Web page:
From William McLeod
Elizabeth Town [N.J.] Septr 10th 1779
The purpose of this letter is to signify to your Exellency that I am a Capt. in the Royal Artillery, and at the end of last war being indulged with his Majesty’s leave to retire on my pay, have ever Since resided in this Town, where at the beginning of the present Troubles I was made a Prisoner on parole to continue my residence here as usule or else where in Jersey: till exchang’d or releas’d by order of the Commander in Chief of the American army: having no other means to suport my self and family than by Drawing my pay from England therefor hope your Excellency will be pleasd to favour me with Permission to pass to New york for a few days to negotiat bills of Exchange for that purpose, and leave to bring out with me a few Necessaries which myself and family are much in Need of. I am Sir your Excellencys mos Obedt Sevt
ALS, DLC:GW. GW’s aide-de-camp Tench Tilghman docketed the letter: “Ansd and desired to make application to Govr Livingston.”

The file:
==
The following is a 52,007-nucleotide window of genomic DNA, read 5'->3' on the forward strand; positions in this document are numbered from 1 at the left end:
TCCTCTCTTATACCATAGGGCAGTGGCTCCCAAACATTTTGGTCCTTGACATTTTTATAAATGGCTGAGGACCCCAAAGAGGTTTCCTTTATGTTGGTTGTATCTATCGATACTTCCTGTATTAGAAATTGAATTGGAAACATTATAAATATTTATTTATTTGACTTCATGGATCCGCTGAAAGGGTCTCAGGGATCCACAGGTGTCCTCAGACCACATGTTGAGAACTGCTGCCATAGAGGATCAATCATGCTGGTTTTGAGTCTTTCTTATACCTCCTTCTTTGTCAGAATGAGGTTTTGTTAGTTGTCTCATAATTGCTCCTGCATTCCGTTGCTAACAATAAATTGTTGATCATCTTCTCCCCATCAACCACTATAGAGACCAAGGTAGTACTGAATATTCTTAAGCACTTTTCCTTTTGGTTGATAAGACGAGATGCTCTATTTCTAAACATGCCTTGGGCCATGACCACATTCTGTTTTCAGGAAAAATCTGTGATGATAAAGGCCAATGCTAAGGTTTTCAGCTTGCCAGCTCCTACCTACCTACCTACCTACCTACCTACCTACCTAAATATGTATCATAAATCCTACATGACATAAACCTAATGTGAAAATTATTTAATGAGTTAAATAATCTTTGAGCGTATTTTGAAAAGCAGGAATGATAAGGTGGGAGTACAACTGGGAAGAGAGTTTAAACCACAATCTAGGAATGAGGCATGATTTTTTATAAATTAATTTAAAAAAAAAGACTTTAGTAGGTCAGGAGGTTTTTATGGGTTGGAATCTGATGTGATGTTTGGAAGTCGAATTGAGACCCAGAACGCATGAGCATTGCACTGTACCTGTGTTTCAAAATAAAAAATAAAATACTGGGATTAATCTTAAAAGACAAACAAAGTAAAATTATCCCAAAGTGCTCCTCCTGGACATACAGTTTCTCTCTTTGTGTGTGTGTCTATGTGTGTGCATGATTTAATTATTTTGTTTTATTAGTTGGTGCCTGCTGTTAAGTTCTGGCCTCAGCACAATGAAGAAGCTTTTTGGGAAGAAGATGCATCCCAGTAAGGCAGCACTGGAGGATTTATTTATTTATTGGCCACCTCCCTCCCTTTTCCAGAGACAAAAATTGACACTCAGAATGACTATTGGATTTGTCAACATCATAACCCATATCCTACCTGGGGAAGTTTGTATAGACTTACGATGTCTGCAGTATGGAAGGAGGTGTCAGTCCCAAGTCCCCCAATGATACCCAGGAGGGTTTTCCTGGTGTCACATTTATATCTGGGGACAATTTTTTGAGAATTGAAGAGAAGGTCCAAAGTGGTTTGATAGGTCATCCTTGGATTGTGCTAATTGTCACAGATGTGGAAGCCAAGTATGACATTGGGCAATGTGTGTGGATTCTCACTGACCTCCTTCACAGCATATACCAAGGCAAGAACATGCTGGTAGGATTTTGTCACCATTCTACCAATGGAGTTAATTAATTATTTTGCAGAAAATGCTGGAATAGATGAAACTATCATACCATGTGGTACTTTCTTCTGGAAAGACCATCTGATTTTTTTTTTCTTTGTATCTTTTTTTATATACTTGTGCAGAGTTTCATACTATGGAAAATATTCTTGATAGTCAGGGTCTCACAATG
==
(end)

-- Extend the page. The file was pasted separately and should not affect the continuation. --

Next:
GW’s reply has not been found, but McLeod wrote to New Jersey governor William Livingston on 13 October. For Livingston’s reply refusing McCleod permission to go to New York, see Livingston to McLeod, 3 Nov. in Prince, Livingston Papers, description begins Carl E. Prince et al., eds. The Papers of William Livingston. 5 vols. Trenton and New Brunswick, N.J., 1979–88. description ends 3:194. In 1780 McLeod again sought GW’s grant of a pass to New York (see McLeod to GW, and James Caldwell to GW, 18 May 1780, both DLC:GW). No response from GW has been found.
William McLeod (MacLeod; d. 1782), of Elizabeth, N.J., became a lieutenant in the Royal Artillery Regiment in April 1744. He served in America during the French and Indian War, and he participated both in Maj. Gen. Edward Braddock’s disastrous expedition in 1755 and in Brig. Gen. James Wolfe’s successful campaign to capture Quebec in 1759. In October 1758, McLeod was promoted to captain in the regiment, and, at the end of the war, he retired on full pay. In 1775 McLeod accepted an appointment as an ensign in the British 52d Regiment. However, in July of that year, while trying to embark at New York to join the British army at Boston, he was arrested by the order of the Provincial Congress of New York and sent back to the Whig committee in Elizabeth. He remained a prisoner on parole there from 1776 until 1780. He died at Fort George, N.Y., in March 1782, while holding the rank of lieutenant colonel.